Authored by: Anonymous on Friday, August 31 2007 @ 04:05 PM CDT
If SC engages in meetings before the BRM, it has the obligation to participate in them. And at the BRM itself, it also has an obligation to help resolve the comments.

Obligation is one thing, and enforcing that obligation is something else.

I don't see any mechanism for actually enforcing that "obligation," such as barring non-participating members from voting.  In a normal standards setting this wouldn't matter, but we've already seen quite a few instances where an NB forms a WG to deal with DIS-29500, and the WG holds a meeting the same day to approve it without discussing the content at all.  What happens if:
  • MS (via ECMA) makes no substantive changes to DIS-29500
  • 33 P members play possum until the BRM
  • At the BRM, all 33 vote to approve DIS-29500 more or less as it stands today.
In other words, a straight "party line" vote; my way or the highway.

Again, I'm well aware that in a normal standards process, failure to participate weakens a party's persuasive authority.  However, if the votes are there for a coup de main, then this isn't really a "normal standards process" any more, is it?

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The ISO/IEC Voting Process on OOXML Explained (and What Happens Next)
Authored by: Anonymous on Friday, August 31 2007 @ 05:29 PM CDT
Andy,

Do you happen to know when the ISO result will be reported out? Should I be sitting next to my PC all day on Sunday morning/afternoon/evening/night (bearing in mind I am UK time) or is the result likely to trickle out on Monday or later?

Regards

phantomjinx
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The ISO/IEC Voting Process on OOXML Explained (and What Happens Next)
Authored by: Anonymous on Friday, August 31 2007 @ 06:24 PM CDT

Thanks for this information. I made a comment in a previous thread claiming that abstention would be no problem for OOXML opponents, but I see why I was mistaken about that now.

- Andrew

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The ISO/IEC Voting Process on OOXML Explained (and What Happens Next)
Authored by: Anonymous on Friday, August 31 2007 @ 08:34 PM CDT
"Note that while Ecma and Microsoft will have four and a half months to make their recommendations, the JTC1 members will only have about six weeks to review those recommendations before the BRM convenes on February 25."

That four-and-a-half months is not wasted time. During that time, NBs (their experts, delegates, working groups etc) can discuss and familiarize themselves with the other NB's comments, and work towards provisional national opinions on them.  It may be that the NB experts think "Oh, we agree with that one" or "Freedonia's proposed solution to this problem is much more practical than ours" or "Laputu's comment is crazy"  or "Utopia's point is against the goals and scope of the standard" or "Mordor  has scrutinized this more than us, and they think this is not so important, so a partial fix is OK". So during this time an NBs emphasis can shift on which issues are critical to be resolved and which issues there can be a compromise (or, even, which issue the NB was mistaken in).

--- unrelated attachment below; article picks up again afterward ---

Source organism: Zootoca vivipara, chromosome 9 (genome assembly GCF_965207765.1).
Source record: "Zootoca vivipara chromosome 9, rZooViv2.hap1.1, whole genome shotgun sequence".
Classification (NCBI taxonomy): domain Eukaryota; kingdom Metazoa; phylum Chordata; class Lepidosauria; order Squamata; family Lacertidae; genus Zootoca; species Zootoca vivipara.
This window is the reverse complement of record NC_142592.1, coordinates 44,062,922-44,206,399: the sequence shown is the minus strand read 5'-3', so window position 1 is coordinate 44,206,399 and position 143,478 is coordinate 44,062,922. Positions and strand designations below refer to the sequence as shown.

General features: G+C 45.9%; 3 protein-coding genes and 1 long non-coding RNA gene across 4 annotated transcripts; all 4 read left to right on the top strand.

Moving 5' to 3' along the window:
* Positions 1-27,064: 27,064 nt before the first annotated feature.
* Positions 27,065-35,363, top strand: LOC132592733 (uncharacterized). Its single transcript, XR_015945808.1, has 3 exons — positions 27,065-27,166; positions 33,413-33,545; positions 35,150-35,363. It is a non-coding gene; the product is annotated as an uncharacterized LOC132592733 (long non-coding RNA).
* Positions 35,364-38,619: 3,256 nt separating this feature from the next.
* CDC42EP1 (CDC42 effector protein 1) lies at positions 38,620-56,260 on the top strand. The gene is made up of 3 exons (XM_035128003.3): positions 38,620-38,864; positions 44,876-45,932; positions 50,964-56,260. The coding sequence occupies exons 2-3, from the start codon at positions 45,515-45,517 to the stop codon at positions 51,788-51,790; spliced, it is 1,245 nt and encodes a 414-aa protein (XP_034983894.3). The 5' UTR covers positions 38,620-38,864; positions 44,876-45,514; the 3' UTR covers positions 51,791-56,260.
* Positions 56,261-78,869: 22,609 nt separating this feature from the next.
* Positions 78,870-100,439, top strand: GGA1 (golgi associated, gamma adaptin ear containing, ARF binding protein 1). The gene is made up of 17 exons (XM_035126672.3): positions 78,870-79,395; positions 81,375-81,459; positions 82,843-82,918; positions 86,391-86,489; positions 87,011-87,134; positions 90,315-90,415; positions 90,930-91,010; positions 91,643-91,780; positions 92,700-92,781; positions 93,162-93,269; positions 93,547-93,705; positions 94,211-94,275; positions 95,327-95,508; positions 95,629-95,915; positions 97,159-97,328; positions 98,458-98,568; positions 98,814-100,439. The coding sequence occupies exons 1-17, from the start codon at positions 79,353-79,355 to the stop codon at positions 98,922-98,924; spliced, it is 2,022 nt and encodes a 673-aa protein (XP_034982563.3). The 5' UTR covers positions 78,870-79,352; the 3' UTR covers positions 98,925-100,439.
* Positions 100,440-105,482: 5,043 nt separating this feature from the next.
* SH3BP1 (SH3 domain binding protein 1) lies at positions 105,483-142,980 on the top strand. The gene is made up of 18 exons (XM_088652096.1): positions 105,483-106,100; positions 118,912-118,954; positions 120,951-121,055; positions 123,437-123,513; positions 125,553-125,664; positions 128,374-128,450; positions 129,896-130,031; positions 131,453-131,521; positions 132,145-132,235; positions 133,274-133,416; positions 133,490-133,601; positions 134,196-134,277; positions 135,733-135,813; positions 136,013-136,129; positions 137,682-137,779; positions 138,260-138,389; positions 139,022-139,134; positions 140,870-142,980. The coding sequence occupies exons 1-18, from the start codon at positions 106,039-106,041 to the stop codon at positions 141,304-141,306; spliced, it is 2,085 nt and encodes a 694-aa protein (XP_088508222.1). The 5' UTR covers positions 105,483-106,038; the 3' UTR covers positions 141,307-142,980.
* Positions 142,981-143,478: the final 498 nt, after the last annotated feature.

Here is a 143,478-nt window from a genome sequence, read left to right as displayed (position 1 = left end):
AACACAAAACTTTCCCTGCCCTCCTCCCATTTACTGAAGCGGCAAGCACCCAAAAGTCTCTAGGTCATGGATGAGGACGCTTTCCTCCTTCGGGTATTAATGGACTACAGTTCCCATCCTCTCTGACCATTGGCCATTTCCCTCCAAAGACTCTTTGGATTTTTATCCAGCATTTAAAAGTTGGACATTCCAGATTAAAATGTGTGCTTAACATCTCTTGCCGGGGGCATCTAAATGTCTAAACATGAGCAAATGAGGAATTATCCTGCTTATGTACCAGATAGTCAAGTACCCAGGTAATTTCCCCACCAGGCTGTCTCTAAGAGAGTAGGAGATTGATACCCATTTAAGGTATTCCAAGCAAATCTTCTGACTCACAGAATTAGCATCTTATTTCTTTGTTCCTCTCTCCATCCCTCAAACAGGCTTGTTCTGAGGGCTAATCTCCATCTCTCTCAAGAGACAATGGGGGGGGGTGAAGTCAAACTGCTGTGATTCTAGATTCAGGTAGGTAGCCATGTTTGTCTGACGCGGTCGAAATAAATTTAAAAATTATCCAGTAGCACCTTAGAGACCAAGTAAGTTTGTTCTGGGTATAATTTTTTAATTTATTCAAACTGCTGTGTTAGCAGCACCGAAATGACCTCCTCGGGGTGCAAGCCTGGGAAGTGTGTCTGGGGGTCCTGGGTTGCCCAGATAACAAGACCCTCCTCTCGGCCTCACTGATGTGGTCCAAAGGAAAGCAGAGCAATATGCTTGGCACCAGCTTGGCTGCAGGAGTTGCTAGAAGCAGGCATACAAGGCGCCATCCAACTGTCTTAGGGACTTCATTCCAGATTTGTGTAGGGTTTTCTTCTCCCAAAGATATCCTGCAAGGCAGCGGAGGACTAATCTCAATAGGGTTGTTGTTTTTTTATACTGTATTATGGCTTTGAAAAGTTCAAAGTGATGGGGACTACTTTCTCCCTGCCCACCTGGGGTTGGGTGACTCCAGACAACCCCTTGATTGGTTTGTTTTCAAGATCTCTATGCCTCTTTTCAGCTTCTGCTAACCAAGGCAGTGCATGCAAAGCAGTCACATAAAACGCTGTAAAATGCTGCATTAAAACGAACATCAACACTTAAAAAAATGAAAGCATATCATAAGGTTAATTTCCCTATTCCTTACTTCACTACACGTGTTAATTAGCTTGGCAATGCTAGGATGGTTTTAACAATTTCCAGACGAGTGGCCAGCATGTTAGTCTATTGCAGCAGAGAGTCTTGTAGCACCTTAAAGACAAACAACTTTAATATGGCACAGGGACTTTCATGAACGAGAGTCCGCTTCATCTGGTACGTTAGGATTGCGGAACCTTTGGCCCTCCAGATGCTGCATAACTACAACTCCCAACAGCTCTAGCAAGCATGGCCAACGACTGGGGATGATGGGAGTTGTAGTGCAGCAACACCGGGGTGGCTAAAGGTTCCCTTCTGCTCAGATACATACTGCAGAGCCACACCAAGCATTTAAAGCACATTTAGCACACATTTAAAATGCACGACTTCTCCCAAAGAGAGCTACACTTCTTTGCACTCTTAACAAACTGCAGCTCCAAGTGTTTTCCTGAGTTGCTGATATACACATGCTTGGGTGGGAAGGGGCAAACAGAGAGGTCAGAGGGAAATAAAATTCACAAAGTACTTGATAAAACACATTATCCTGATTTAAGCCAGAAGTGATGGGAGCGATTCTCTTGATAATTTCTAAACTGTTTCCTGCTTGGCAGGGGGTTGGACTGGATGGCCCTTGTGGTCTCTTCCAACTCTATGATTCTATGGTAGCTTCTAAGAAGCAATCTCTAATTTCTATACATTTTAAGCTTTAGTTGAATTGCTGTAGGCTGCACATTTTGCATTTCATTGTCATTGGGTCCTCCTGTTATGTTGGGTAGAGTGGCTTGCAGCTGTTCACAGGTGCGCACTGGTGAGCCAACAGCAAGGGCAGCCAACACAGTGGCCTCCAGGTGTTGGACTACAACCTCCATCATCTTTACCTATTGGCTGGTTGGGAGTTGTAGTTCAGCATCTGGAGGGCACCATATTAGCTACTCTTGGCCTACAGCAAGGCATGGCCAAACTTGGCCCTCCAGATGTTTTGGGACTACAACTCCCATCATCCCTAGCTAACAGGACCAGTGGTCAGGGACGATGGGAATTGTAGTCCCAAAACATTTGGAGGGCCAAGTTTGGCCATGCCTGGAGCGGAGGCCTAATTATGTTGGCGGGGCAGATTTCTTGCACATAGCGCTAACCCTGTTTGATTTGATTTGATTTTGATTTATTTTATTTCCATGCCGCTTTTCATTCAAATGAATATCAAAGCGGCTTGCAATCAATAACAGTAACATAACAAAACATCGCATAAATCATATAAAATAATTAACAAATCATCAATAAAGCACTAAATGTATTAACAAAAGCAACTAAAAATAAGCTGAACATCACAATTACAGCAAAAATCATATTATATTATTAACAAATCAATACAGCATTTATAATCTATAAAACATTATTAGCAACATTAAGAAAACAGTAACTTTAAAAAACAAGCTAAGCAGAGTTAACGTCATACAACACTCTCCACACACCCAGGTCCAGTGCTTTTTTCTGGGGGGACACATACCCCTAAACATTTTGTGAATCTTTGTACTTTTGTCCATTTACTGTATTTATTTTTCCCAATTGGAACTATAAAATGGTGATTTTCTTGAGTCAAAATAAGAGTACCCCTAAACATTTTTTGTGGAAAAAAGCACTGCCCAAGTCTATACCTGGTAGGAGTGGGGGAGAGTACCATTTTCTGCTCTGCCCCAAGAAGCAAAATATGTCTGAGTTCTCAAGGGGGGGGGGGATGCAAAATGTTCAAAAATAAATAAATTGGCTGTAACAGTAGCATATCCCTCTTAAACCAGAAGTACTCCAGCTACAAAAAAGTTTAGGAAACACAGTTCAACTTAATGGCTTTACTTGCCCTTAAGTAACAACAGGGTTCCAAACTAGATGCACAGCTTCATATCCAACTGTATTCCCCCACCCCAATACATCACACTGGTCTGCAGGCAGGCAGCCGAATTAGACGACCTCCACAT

Rick Jelliffe
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The ISO/IEC Voting Process on OOXML Explained (and What Happens Next)
Authored by: Anonymous on Friday, August 31 2007 @ 08:35 PM CDT

I get the feeling that what we are seeing here is similar to what happened with email -- a system was created without realizing that people would misuse it for commercial advantage.  So we got junk email years ago, and now we are about to get a junk standard.  Spamdard?

I hope the standards-making process is better-suited to repair than the email system has been.

I wonder whether this is the first time that someone has misused or attempted to misuse the standard-making process.  If it has been tried before, it would be interesting to look back and see what came of that.

Hmmm. Spamdards.  Perhaps if Microsoft does get OOXML approved, we should make a practice of always referring to it as the OOXML Spamdard and let the natural tendency people have to avoid looking ridiculous work to minimize the number of official adoptions of the spamdard.

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The ISO/IEC Voting Process on OOXML Explained (and What Happens Next)
Authored by: Alex Brown on Saturday, September 01 2007 @ 01:23 AM CDT
Andy,

I think there are some things in your description of the process which need correction/clarification:

For Steps 1-4, it's not clear (though the JTC 1 Directives aren't too helpful on this point) whether the votes are even counted at the end of the letter ballot: the important test is whether the ISO arithmetic holds at the end of the process, not this mid-way point. Consider, for example, if every country votes "no with comments" with only trivial technical comments, in this case it would be clear that the comments would be ultimately resolvable and the process would continue.

For Step 7, I'm interested you state SC34 has been tasked with reviewing Ecma's proposed changes. Where did you get this from?

Steps 8-9. The ballot resolution meeting operates ultimately by voting, not consensus, and for DIS 29500 to proceed the vote at this meeting (potentially of all those who voted in the letter ballot) must meet the usual ISO arithmetic. I've been trying to keep the description of the BRM process accurate on Wikipedia.

- Alex Brown.

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The ISO/IEC Voting Process on OOXML Explained (and What Happens Next)
Authored by: Anonymous on Monday, September 03 2007 @ 01:10 AM CDT
Updated tally of the results as they come in from here (if anyone is interested)
-> http://balanceofcowards.blogspot.com/2007/08/tracking-status-of-office-open-xml.html